You can’t, however, skip the story itself. Well, you can, I suppose, but it would seem counter-productive to do that with a game that consists solely of text. Unfortunately, the general quality of the writing is quite poor throughout the entire game. The text in Magikiras is dull, long-winded, and jam-packed with cliches from direct-to-video action movies. While it’s relatively action-packed and contains a number of interesting scenarios, it takes far too long to get to its point. There are also a few branches that seem innocent enough at the time, but making the wrong choice in a few of them makes the game unwinnable. In a rather cruel stroke, the game waits until just before the climax to tell you this, as you’re nearing the end of this behemoth. At that point, it informs you that you’ll have no chance of winning and must start over from the beginning without so much as even a bad ending to give you some closure. I guess I’ll give it some credit for telling you exactly what you need to do to avoid a similar fate the next time, but a gamebook of this length really needs to telegraph its critical branches better.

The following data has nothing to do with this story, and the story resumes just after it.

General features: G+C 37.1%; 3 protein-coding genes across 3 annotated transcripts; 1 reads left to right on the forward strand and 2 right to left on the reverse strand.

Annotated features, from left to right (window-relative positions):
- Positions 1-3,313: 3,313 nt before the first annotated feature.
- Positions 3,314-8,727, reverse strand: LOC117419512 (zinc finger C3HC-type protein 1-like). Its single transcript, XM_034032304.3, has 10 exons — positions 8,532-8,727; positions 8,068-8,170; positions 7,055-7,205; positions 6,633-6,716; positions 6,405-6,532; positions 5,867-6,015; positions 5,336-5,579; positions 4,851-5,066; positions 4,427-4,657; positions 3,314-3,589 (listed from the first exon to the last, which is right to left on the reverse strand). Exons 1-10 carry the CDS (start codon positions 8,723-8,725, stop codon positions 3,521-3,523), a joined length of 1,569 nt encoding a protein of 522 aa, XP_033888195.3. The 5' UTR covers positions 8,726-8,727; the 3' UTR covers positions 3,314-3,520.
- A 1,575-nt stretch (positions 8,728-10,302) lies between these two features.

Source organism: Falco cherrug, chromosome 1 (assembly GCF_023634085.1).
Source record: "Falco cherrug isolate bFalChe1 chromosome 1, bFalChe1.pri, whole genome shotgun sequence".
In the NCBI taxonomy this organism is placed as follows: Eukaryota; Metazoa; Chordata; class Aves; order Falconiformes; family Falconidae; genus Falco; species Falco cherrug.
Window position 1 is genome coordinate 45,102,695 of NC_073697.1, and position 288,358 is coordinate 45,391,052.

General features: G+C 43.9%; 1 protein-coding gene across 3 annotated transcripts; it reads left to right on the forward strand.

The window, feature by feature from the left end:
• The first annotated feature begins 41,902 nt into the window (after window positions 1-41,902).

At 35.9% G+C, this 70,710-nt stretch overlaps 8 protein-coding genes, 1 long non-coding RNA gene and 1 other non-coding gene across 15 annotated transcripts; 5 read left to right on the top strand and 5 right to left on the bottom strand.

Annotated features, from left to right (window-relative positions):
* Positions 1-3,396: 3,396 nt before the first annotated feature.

I also didn’t care for the fact that whether or not you can reach the happier ending is entirely determined by a seemingly meaningless choice made very early in the story. There’s literally no chance you’d be able to anticipate the outcome of that choice at the time you make it, and while I think the less happy ending is the more interesting one here, it still felt incredibly raw to have such an important part of the narrative bound up in what appears to be an incidental observation rather than a plot-bending choice. It’s absolutely bizarre to me that the game spends the vast majority of its time being transparent to a fault only to end up completely opaque on the choices that matter most. That’s just about the worst thing a piece of interactive fiction can do to the player. All that, and the whole thing ends on a cliffhanger which is apparently never to be resolved.